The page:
The M1 Garand and M1 Carbine have separate top bolt sections, one closed and other open for added detail and there are 12 eight round clips for the Garand to use as required. The Thompson again has superb details with the top cocking lever shown in excellent relief by the use of slide moulds as are the ribbed cooling vanes above the forgrip, both features of the earlier M1928A1 Thompson as is the Cutts compensator included at the muzzle. There are also separate 20 and 30 round magazines for the Thompson.
A quick look at the weapon sizes sees the Garand, Carbine and Thompson scale out exactly to the actual size and special mention should be made of the inclusion of the earlier M1928A1 Thompson and not the usual M1A1 as in earlier Dragon and most other US figure sets.
The Flamethrower has the two main tanks in two halves with a separate smaller tank with superb details on the long nozzle section and moulded hose lines for the two different posed available for this figure and will make for a dramatic figure.
As well as the etched slings and clips for the weapons the muzzles are also slightly opened up with slide moulds but those on the Garand and Carbine are just very small indentations and almost invisible to the naked eye. These indentations do provide a firm central locating point for you to drill out the barrels further for a better appearance.
I have fully assembled figure 1 the standing officer to see how things go together and the findings should be applicable to the other figures also.
The fit of the parts was spot on without any trimming needed with just the elimination of the upper torso side join seams after the glue has dried but as the fit was good this was very easily done.
There are large locating notches in the boots and arms to ensure precise location which helped get these at the right angles and the helmet was a quite good fit to the head but you may want to bevel the top of the ears for a snugger fit.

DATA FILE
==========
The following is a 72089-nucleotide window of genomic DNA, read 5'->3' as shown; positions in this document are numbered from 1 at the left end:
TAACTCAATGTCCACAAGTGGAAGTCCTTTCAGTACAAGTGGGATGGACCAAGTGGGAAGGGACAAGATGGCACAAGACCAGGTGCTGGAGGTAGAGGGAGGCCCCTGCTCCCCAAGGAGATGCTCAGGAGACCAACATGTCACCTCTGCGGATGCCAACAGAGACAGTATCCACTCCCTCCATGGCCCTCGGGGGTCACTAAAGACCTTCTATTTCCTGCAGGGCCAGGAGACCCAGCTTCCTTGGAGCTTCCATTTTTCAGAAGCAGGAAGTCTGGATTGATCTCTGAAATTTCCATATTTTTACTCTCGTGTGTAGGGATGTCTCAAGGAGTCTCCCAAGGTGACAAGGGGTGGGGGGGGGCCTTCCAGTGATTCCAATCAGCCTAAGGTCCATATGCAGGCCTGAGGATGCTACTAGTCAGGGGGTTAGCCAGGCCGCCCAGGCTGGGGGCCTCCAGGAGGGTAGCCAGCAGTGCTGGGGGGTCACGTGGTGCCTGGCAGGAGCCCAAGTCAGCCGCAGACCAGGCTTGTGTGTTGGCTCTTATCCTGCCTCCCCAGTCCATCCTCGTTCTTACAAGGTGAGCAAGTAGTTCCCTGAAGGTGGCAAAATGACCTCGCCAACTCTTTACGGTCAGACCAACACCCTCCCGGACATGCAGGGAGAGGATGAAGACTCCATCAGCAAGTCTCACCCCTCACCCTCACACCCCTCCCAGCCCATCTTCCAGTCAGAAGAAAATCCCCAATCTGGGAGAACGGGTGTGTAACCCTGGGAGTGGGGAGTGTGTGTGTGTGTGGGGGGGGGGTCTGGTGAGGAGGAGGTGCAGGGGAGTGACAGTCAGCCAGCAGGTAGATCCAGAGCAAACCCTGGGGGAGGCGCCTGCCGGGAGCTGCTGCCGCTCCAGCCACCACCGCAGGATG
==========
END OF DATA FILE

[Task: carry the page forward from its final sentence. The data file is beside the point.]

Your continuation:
One thing I do which helps when you have to fit the two hands to a weapon is add long metal pins to the hands that fit into corresponding holes frilled into the arms as this allows the hands to be firmly attached yet can still move to better locate around the weapon. You can leave the hands unglued so they can be removed for easier painting in you wish as the long pin will hold them firmly in place.
There was some minor trimming needed to better fit the hands to the Thompson on this figure with the shortening of the wrist as mentioned and slight trimming of the top of the hand behind the thump to better fit the contours of the Thompson stock but that was about it.
Another excellent set of figures in the Gen2 series with superb details on the uniforms and especially the weapons with the choice of poses adding further appeal as you can buy two sets and build eight different posed figures.
This set is a great start on the allied side in the Gen2 series but looks rather lonely in the announced releases for the rest of this year and hopefully we will see more allied figures given the Gen2 treatment.
Click on thumbnail for larger view
Close new window to return to review
Thanks to my credit card and the excellent service from Rainbow Ten for the review kit.
Page created March 22, 2006